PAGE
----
My friend is not good at cooking. One day he was cooking, I tasted the food he made, and said, " good, this is eatable." The he said, being a little angry, "edible."

What's the difference between eatable and edible ?
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There is no essential difference in meaning, which is "suitable or safe to eat", though eatable also has a sub-context of food that is "good enough to eat".

He seems to feel that you were criticizing his cooking. Perhaps it would have been better to say "This is really good. It is so tasty".
edible means eatable, but also non-poisonous


: fit to be eaten: a : such as can be taken as food without risk or utter revulsion though usually without pleasure<a piece of bread, stale and slightly moldy but eatable> b : pleasant to eat <her cherry cobbler is very eatable>

Merriam-Webster Unabridged

I'd say your friend was upset by the meaning a in the above.
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Maybe "eatable" is more common in Britain and Canada than in the U.S. It's not heard much in the U.S. -- "edible" is definitely more commonly used.
Generally, IMO:

edible: shows a more cultivated speaker

I can't remenber ever encountering the word 'eatable'. Emotion: smile

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Edible and eatable are both valid words. Edible means non-poisonous. Eatable usually means good to eat. Something that is eatable is always edible, but edible things are not always eatable.

If you were lost in a forest, you would look for some edible plants to help you survive. You might not find them eatable, but at least you wouldn't die.

Edible is a much more common word. People often say it when they mean "eatable". Example: "I didn't like that restaurant. The food was inedible!"
"Eatable" may well be a valid word, but, like Clive, I've never heard it used -- except possibly in a sort of humorous way that a speaker might add -able to any verb that does not usually take that form. ("This leftover meatloaf has been in the refrigerator for a week -- is it still eatable?" "No, I think it's throw-out-able.") Certainly I don't know anyone who uses it seriously, as distinct from "edible." As I said earlier, perhaps it's more commonly used in British English than American. I don't doubt that it's a valid word somewhere; I'm just suggesting that if you use it in the U.S. people will probably think you just don't know the word "edible."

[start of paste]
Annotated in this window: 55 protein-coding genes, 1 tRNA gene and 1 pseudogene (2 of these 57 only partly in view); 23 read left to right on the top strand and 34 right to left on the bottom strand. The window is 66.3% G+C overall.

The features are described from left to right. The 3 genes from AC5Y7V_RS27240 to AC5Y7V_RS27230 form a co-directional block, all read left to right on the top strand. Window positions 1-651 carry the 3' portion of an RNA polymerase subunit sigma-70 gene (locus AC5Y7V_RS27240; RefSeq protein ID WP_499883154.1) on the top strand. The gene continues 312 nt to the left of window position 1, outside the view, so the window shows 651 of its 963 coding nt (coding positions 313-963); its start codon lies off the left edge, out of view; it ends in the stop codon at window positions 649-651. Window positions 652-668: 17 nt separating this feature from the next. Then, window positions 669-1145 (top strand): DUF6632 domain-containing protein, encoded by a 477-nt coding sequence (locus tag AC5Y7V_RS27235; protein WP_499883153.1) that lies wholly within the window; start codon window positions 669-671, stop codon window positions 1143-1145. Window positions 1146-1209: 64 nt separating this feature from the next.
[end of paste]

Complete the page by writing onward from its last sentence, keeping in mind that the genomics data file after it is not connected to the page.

Also, I would quibble with the definition of "edible" as "non-poisonous." Not everything that is non-poisonous is edible. A piece of cake that has been left out in the desert and become as hard as a rock is non-poisonous, but I wouldn't call it edible. (Although I might change my mind if I were starving to death.) Dirt, paste, notebook paper, and banana peels are all non-poisonous, but also non-edible.

By the way, Ti: -- I've seen a lot of your posts recently, and I don't know how to address you -- on my screen, you name appears as Ti: followed by two squares. Do these represent some non-English character?
I agree that most people don't use the word eatable or understand its meaning - something I noted in my earlier post - but it's obviously still in circulation in certain circles, since the thread poster's friend used it (accurately), which is what spawned this topic!

Your example of the piece of cake left in the sun shows that edible has at least two meanings in modern usage, one of which is closer to eatable. I would argue that "Dirt, paste, notebook paper, and banana peels" are in fact edible in that they can be eaten (and may, in fact, in some cases provide some nutritional benefit - starving people have eaten worse to avoid dying. People also routinely eat banana skins in some parts of the world). If I find boiled thistles to be extremely unpalatable, I might say they're inedible, despite the fact that some people do, in fact, eat them.

My name is "teacher" in phonemic script. It should be visible in any browser that supports unicode fonts. Could you do me a favour and let me know what browser and operating system you're using? If it's difficult for a lot of people to read I might have to change it.
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